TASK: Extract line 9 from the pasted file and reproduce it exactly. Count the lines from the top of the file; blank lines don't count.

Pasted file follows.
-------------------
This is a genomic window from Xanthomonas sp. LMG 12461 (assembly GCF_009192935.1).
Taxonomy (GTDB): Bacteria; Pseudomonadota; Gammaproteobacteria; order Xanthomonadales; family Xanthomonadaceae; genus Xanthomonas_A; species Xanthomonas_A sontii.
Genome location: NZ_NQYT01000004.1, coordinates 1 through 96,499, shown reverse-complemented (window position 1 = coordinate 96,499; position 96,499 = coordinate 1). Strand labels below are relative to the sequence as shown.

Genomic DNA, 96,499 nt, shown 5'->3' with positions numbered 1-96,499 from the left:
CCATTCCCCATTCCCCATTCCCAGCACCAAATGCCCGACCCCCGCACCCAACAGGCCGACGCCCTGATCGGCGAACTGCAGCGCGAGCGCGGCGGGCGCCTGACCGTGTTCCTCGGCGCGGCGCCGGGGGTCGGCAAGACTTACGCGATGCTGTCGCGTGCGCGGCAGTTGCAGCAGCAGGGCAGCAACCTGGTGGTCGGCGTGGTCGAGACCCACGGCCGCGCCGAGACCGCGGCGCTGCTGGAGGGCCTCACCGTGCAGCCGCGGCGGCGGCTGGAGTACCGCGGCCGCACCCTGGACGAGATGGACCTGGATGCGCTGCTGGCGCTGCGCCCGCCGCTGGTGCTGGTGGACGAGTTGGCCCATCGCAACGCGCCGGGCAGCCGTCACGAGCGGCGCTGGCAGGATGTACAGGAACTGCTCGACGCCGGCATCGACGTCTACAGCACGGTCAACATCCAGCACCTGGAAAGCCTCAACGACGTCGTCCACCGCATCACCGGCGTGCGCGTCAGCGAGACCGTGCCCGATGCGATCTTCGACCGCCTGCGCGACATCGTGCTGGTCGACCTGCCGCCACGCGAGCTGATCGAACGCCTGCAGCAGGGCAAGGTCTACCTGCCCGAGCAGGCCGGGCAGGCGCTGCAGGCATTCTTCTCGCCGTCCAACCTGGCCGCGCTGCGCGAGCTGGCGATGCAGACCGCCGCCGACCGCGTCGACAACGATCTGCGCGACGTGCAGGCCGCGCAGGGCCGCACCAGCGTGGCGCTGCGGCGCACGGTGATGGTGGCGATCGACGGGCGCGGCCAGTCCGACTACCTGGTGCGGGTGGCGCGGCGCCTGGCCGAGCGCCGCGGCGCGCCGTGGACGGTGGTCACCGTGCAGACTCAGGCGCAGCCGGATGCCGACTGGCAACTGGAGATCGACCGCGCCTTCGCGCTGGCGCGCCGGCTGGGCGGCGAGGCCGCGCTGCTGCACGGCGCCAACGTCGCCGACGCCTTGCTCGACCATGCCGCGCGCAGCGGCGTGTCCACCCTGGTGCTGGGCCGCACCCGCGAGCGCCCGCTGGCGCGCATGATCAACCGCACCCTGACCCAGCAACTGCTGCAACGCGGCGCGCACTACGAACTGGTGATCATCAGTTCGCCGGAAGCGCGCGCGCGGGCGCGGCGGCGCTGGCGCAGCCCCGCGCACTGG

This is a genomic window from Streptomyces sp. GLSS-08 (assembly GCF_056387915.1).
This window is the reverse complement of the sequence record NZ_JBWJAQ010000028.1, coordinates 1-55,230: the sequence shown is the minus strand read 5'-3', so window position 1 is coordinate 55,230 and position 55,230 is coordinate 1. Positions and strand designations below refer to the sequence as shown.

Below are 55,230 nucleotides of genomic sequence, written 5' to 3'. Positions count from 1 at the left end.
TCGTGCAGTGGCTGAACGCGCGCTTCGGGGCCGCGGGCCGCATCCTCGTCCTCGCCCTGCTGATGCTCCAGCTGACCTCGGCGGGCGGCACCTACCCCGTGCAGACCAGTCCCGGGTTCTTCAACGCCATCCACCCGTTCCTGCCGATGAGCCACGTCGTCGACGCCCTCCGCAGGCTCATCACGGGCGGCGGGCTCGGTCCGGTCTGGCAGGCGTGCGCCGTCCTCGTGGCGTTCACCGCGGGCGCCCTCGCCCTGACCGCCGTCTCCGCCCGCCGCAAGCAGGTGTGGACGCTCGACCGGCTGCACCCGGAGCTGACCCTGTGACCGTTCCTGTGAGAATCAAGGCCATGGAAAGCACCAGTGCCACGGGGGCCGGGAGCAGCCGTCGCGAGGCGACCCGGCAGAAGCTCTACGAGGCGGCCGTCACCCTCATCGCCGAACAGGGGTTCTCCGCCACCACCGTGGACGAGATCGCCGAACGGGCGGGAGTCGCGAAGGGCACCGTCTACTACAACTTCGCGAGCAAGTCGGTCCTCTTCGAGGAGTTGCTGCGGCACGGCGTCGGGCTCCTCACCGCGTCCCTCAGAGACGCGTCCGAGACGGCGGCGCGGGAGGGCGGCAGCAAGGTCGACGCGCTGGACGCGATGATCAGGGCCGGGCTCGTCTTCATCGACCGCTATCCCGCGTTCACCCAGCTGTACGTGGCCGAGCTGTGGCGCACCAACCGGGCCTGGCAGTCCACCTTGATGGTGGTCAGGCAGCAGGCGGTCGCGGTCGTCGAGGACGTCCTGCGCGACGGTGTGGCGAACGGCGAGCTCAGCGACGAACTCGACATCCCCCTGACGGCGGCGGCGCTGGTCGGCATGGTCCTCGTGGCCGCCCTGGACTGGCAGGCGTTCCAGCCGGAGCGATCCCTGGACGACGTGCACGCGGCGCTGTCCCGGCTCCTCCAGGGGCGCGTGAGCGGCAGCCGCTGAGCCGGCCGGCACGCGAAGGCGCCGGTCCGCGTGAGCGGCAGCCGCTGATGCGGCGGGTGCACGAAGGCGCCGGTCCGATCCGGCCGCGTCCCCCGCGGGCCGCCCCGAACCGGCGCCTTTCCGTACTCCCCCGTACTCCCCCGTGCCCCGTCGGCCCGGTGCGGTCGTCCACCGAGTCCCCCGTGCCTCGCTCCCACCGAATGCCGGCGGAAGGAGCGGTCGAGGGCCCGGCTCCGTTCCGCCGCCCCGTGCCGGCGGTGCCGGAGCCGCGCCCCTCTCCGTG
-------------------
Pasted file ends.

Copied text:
TCGTGCAGTGGCTGAACGCGCGCTTCGGGGCCGCGGGCCGCATCCTCGTCCTCGCCCTGCTGATGCTCCAGCTGACCTCGGCGGGCGGCACCTACCCCGTGCAGACCAGTCCCGGGTTCTTCAACGCCATCCACCCGTTCCTGCCGATGAGCCACGTCGTCGACGCCCTCCGCAGGCTCATCACGGGCGGCGGGCTCGGTCCGGTCTGGCAGGCGTGCGCCGTCCTCGTGGCGTTCACCGCGGGCGCCCTCGCCCTGACCGCCGTCTCCGCCCGCCGCAAGCAGGTGTGGACGCTCGACCGGCTGCACCCGGAGCTGACCCTGTGACCGTTCCTGTGAGAATCAAGGCCATGGAAAGCACCAGTGCCACGGGGGCCGGGAGCAGCCGTCGCGAGGCGACCCGGCAGAAGCTCTACGAGGCGGCCGTCACCCTCATCGCCGAACAGGGGTTCTCCGCCACCACCGTGGACGAGATCGCCGAACGGGCGGGAGTCGCGAAGGGCACCGTCTACTACAACTTCGCGAGCAAGTCGGTCCTCTTCGAGGAGTTGCTGCGGCACGGCGTCGGGCTCCTCACCGCGTCCCTCAGAGACGCGTCCGAGACGGCGGCGCGGGAGGGCGGCAGCAAGGTCGACGCGCTGGACGCGATGATCAGGGCCGGGCTCGTCTTCATCGACCGCTATCCCGCGTTCACCCAGCTGTACGTGGCCGAGCTGTGGCGCACCAACCGGGCCTGGCAGTCCACCTTGATGGTGGTCAGGCAGCAGGCGGTCGCGGTCGTCGAGGACGTCCTGCGCGACGGTGTGGCGAACGGCGAGCTCAGCGACGAACTCGACATCCCCCTGACGGCGGCGGCGCTGGTCGGCATGGTCCTCGTGGCCGCCCTGGACTGGCAGGCGTTCCAGCCGGAGCGATCCCTGGACGACGTGCACGCGGCGCTGTCCCGGCTCCTCCAGGGGCGCGTGAGCGGCAGCCGCTGAGCCGGCCGGCACGCGAAGGCGCCGGTCCGCGTGAGCGGCAGCCGCTGATGCGGCGGGTGCACGAAGGCGCCGGTCCGATCCGGCCGCGTCCCCCGCGGGCCGCCCCGAACCGGCGCCTTTCCGTACTCCCCCGTACTCCCCCGTGCCCCGTCGGCCCGGTGCGGTCGTCCACCGAGTCCCCCGTGCCTCGCTCCCACCGAATGCCGGCGGAAGGAGCGGTCGAGGGCCCGGCTCCGTTCCGCCGCCCCGTGCCGGCGGTGCCGGAGCCGCGCCCCTCTCCGTG